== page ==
Mindhunter by John Edward Douglas

Mindhunter John Douglas

Rating: 3 Stars ★★★☆☆

I must be in hell.


He has hunted some of the most notorious and sadistic criminals of our time: The Trailside Killer in San Francisco, the Atlanta Child murderer. He has confronted, interviewed and researched dozens of serial killers and assassins, including Charles Manson, Richard Speck, John Wayne Gacy, and James Earl Ray – for a landmark study to understand their motives. To get inside their minds. He is Special Agent John Douglas, the model for law enforcement legend Jack Crawford in Thomas Harris’s thrillers Red Dragon and The Silence of the Lambs, and the man who ushered in a new age in behavorial science and criminal profiling.


For some reason, serial killers are fascinating. The way their mind works, what they do and how to catch them, it’s interesting stuff so I was really curious when I picked up this book by one of the foremost profilers.

We would later realize that this childhood trait of cruelty to small animals was the keystone of what came to be known as the “homicidal triad,” also including enuresis, or bed-wetting, beyond the normally appropriate age and fire-starting.

For the most part, the book really delivers. It follows the life and cases of John Douglas, who was one of the earliest profilers for the FBI.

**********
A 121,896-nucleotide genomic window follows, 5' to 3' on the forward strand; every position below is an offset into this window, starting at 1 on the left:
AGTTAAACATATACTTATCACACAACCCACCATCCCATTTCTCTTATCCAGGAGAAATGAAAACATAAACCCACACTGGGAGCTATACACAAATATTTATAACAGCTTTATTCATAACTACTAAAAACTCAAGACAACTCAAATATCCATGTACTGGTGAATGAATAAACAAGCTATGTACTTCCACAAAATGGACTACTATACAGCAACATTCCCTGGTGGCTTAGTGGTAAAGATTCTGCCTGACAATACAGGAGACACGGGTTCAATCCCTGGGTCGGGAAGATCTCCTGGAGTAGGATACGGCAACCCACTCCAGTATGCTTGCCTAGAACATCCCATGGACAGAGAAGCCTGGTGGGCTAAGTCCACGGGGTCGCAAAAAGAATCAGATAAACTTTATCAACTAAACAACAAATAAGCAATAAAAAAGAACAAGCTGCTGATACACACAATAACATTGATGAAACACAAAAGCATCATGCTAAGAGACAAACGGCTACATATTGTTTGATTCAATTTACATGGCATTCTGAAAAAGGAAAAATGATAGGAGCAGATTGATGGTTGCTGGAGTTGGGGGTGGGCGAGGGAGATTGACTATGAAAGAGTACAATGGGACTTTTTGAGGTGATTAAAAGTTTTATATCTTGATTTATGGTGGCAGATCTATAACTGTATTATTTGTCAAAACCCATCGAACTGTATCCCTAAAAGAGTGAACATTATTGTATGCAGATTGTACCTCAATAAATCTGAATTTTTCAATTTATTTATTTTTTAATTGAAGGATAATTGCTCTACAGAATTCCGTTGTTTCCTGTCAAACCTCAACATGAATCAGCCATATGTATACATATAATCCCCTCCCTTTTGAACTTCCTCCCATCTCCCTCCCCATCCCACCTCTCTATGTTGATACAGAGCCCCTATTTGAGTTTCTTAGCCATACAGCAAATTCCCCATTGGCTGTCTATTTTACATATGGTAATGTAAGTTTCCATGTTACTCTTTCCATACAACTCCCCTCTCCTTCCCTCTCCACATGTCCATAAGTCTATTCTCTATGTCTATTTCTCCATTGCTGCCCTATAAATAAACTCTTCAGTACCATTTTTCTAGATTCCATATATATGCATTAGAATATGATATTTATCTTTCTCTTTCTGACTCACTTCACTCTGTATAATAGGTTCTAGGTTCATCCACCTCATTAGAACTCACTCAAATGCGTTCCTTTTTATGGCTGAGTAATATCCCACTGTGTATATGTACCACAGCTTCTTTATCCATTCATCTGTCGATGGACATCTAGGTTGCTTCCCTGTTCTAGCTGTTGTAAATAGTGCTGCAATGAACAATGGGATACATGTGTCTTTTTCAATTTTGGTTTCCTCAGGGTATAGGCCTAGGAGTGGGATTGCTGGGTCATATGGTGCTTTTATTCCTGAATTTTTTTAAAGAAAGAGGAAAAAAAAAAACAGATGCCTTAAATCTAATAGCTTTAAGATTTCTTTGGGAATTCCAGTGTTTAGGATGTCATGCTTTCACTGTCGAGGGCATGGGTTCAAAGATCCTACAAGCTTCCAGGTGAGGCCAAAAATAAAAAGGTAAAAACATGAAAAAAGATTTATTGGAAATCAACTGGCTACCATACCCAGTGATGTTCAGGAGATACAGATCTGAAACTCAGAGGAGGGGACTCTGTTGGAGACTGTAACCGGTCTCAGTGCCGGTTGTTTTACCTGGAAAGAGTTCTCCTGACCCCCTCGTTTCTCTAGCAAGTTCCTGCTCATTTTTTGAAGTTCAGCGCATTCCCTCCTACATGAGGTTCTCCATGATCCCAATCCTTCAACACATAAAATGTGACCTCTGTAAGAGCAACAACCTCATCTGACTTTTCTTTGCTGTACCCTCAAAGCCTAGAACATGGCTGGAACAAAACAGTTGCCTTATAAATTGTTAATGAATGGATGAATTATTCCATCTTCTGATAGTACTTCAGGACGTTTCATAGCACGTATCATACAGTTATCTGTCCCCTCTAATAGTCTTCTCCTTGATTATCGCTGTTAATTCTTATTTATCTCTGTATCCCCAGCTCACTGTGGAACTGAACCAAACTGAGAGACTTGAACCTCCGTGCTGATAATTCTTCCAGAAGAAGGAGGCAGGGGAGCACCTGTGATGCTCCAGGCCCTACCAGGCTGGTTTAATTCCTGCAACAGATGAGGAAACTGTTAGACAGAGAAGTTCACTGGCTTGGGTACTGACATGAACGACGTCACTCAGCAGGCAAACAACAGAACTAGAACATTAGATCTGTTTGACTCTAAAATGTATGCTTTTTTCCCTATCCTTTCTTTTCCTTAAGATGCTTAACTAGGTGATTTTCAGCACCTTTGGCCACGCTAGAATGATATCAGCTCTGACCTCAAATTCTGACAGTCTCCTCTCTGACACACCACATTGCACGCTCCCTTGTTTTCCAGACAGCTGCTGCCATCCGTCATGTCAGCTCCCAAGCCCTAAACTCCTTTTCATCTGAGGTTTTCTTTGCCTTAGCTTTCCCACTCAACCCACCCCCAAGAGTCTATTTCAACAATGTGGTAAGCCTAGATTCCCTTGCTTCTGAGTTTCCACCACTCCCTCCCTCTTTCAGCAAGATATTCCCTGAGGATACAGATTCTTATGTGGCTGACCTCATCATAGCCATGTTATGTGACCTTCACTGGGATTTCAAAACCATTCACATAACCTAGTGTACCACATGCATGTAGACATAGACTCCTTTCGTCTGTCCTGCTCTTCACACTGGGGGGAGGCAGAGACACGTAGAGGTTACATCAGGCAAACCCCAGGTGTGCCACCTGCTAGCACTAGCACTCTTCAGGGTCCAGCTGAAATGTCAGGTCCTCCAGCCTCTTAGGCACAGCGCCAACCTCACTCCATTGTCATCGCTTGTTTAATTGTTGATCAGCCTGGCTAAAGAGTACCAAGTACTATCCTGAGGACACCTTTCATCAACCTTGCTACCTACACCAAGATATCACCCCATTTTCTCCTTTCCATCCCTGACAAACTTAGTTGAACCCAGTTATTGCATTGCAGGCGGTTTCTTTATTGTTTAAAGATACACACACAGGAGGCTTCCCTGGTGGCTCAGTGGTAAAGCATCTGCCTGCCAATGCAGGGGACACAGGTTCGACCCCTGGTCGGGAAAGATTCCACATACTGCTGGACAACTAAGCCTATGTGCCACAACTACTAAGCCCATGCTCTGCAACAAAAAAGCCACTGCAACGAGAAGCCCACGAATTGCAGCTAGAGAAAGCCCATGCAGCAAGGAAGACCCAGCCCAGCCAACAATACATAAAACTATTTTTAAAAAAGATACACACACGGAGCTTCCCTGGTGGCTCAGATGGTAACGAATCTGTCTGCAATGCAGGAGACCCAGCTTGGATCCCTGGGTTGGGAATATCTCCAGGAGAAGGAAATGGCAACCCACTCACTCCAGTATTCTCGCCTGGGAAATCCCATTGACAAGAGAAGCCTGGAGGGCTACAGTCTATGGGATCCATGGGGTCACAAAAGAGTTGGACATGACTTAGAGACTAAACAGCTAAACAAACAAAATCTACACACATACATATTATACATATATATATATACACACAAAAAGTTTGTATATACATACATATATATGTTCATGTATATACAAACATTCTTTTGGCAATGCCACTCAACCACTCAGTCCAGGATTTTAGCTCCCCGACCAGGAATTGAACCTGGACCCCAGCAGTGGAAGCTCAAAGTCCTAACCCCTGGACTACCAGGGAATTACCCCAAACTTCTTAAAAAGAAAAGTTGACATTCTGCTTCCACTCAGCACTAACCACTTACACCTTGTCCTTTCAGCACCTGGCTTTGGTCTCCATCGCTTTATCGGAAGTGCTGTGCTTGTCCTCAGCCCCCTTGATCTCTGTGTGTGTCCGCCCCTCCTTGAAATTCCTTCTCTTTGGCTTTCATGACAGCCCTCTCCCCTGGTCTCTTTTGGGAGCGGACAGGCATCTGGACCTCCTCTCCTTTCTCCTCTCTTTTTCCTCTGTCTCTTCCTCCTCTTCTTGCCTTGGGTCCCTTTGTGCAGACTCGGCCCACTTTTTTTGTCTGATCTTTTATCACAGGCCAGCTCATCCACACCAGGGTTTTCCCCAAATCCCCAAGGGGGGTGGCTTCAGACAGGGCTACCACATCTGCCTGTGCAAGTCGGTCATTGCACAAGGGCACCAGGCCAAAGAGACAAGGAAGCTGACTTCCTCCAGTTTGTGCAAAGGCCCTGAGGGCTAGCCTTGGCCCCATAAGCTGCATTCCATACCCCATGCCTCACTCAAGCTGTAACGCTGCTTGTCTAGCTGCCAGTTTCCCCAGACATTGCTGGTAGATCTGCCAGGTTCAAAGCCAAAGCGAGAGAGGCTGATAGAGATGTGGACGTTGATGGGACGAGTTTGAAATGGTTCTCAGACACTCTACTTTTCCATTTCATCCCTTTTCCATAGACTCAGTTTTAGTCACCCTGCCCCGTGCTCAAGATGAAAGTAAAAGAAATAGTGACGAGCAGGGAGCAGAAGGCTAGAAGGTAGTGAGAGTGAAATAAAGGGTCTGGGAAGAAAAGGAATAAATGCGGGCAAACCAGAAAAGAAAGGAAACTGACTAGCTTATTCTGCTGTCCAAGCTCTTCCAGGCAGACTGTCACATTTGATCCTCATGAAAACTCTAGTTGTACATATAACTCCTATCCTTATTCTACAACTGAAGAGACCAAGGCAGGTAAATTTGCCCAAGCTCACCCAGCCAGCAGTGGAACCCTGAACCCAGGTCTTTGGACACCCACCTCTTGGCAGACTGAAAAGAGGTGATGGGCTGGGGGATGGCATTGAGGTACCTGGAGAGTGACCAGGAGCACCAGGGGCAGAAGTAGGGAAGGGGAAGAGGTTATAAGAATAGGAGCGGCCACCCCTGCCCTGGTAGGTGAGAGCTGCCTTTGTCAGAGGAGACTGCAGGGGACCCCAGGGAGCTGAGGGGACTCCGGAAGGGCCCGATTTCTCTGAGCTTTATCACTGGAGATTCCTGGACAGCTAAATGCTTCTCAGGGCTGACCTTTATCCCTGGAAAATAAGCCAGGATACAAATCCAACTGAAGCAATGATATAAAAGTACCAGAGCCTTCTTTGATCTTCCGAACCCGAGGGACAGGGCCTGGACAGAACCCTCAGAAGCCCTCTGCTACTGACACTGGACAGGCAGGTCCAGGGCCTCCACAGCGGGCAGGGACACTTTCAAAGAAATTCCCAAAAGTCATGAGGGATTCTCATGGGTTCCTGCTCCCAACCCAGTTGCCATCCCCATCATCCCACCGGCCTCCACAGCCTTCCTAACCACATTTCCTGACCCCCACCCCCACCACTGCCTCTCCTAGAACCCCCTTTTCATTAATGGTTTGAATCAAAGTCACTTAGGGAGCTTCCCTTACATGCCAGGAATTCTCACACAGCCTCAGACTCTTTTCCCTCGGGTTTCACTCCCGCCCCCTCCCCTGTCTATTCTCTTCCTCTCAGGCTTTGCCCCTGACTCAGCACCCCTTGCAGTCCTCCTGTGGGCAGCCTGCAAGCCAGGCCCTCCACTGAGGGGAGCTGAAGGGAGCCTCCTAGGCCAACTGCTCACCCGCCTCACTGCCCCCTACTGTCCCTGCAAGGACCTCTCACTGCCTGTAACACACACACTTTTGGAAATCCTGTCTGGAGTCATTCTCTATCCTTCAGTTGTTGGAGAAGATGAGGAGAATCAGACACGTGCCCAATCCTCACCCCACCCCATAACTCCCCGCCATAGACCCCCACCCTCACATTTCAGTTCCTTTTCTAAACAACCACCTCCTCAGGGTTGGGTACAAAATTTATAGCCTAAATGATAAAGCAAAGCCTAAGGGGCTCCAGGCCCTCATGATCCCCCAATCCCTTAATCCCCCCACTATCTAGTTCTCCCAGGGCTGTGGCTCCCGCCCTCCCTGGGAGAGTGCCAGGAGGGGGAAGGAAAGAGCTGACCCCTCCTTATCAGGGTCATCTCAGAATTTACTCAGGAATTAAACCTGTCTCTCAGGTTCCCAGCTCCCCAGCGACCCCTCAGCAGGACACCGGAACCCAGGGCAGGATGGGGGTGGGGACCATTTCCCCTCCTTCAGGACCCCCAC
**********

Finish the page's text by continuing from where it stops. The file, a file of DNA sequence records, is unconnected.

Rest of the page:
However, the book also felt a bit disjointed at times. It jumps back and forth between different times, all interspersed with accounts of the author’s personal life. I just wish there had been a bit more focus at times.

Nonetheless, there are some fascinating insights into the psychology of hunting serial killers: the way their minds work, how the FBI came up with the different aspects of it that seem so familiar to readers now after shows like Criminal Minds and the like: the serial killer’s signature, victimology, categories of serial killers, from organized to unorganized.

Another time, he found an injured sparrow that had flown in through one of the broken windows and nursed it back to health. When it was healthy enough to stand, he tied a string around its leg and had it perch on his shoulder.

At one point, a guard told him pets weren’t allowed.

“I can’t have it?” Speck challenged, then walked over to a spinning fan and threw the small bird in.

Horrified, the guard said, “I thought you liked that bird.”

“I did,” Speck replied. “But if I can’t have it, no one can.”


Fascinating look at the beginnings of profiling.


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